MICE in the Meltdown: An Economic Analysis of the Impact of Developments in Asia on the Meeting and Conference Industries

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The detailed discussion of events in Asian economies since mid-1997 has focused on financial markets, official policy reactions, the role of the International Monetary Fund (IMF), and how the analysts and forecasters failed to foresee these dramatic developments and difficulties. In the course of these discussions and debates, the role, position and prospects of individual industry sectors seems to have been forgotten or cast aside.

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In the last decade or so, human geographers have paid greater attention to the significance of discourses. We acknowledge the importance of discursive constructions and metaphorical representations of economic space, and extend the argument by examining the practices that may follow from such discourses. With use of empirical data from a firm-level survey and interviews with representatives of electronics firms in Singapore, we focus on contested interpretations of the Asian economic crisis at the firm level: how they might differ from state-driven discourses, and the extent to which state discourses (embodied in ministerial speeches and policy initiatives) were accepted, contested, and negotiated through firm-specific practices. The different counterdiscourses and responses of local and foreign firms are also compared. Results show that discourses at the national (state) scale were challenged and contested by firms within the same national space economy because of such material conditions as firm-specific circumstances, spatial extensiveness of their intrafirm and interfirm networks, and their access to various formal and informal information channels. The sampled firms offerered their own readings of the crisis that often contradicted the effectiveness and usefulness of certain policy responses orchestrated at the national scale. Their abilities to weather the crisis were also differentiated significantly between local and foreign firms. The study therefore highlights the importance of understanding the complex interrelationships between discourses and practices at different spatial scales and their capacity to produce (un)intended geographical outcomes.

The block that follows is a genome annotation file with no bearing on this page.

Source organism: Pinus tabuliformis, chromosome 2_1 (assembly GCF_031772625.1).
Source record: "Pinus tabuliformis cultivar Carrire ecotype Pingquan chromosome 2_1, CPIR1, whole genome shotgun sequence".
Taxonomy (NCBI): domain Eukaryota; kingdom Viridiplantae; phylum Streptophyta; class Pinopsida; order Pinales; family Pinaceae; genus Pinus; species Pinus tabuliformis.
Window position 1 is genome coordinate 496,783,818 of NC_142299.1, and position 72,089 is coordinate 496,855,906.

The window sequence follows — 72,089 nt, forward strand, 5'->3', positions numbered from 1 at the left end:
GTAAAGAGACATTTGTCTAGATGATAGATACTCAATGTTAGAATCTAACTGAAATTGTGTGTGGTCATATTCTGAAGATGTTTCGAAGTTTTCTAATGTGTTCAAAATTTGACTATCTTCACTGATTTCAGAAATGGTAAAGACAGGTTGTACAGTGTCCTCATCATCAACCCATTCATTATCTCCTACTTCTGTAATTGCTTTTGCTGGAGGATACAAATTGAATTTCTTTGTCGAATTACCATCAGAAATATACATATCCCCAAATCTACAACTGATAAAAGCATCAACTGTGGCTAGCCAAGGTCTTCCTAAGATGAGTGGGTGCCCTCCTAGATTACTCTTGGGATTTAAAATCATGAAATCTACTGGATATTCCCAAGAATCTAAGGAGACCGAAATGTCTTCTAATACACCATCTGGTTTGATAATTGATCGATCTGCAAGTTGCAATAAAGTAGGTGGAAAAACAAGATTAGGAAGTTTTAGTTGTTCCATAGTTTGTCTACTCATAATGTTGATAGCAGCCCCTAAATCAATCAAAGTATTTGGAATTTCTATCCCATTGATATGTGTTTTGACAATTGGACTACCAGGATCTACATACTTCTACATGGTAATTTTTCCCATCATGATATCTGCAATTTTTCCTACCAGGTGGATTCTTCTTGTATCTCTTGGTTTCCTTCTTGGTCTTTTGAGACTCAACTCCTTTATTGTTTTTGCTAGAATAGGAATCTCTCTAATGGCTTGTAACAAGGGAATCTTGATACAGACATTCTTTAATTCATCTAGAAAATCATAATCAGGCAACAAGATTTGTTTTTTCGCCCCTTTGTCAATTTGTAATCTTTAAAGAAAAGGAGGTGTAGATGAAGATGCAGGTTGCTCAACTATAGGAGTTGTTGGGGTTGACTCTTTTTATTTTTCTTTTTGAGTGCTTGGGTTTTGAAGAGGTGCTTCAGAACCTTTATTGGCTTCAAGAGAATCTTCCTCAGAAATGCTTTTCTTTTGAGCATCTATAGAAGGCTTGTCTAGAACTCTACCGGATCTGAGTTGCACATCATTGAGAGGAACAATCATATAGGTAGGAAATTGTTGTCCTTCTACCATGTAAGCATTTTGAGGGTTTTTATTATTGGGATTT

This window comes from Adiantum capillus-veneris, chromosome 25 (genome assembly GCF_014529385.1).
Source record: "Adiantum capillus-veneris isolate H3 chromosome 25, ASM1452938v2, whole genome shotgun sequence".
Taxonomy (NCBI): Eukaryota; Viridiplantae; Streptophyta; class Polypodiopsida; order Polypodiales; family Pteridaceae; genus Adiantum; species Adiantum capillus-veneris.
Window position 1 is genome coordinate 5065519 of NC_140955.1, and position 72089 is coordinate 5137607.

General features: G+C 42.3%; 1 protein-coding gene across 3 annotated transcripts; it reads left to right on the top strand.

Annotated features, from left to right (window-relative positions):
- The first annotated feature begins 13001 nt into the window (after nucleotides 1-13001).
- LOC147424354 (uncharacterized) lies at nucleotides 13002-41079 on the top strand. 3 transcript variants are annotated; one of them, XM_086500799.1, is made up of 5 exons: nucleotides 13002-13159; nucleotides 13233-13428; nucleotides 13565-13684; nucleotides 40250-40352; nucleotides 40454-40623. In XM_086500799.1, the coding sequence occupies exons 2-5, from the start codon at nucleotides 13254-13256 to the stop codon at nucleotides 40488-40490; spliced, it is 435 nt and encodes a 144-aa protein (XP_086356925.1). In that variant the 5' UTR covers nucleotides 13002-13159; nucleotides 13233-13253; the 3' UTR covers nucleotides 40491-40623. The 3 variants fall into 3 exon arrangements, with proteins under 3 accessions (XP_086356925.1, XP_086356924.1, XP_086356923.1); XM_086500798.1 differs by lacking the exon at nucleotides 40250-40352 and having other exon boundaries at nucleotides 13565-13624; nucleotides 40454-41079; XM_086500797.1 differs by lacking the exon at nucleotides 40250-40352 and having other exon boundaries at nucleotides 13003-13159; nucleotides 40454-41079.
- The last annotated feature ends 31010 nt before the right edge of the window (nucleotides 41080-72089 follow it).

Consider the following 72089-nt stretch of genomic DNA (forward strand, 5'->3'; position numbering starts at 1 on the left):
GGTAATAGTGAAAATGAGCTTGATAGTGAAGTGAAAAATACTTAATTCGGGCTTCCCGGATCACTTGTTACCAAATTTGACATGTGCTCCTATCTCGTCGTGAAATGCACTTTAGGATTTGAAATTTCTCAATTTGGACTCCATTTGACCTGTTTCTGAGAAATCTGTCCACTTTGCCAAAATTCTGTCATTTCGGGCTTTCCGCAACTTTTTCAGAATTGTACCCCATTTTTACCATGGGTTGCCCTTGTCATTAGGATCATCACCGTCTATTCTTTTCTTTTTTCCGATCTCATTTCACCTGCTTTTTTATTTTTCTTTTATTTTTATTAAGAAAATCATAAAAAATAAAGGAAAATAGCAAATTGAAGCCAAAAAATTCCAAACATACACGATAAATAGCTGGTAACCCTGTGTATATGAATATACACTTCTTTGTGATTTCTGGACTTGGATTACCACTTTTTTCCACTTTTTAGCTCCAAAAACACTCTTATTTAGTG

International tourism is one of today’s major growth industries necessitating increasingly more sophisticated management techniques. In the light of this expansion and growing significant economic importance, this book provides a comprehensive overview of international tourism, placing particular emphasis on the management of tourism. The subject coverage of the book is wide-ranging: the authors examine the following issues: •the impact of environmental issues on tourism management •tourism demand and forecasting •the key methods of operation of companies within the industry •the functional areas of marketing, finance, organization and staffing •research and innovation •corporate strategy. The book will be of value and interest to both students and academics, as well as managers in the fields of tourism, travel, hospitality and consultancy.
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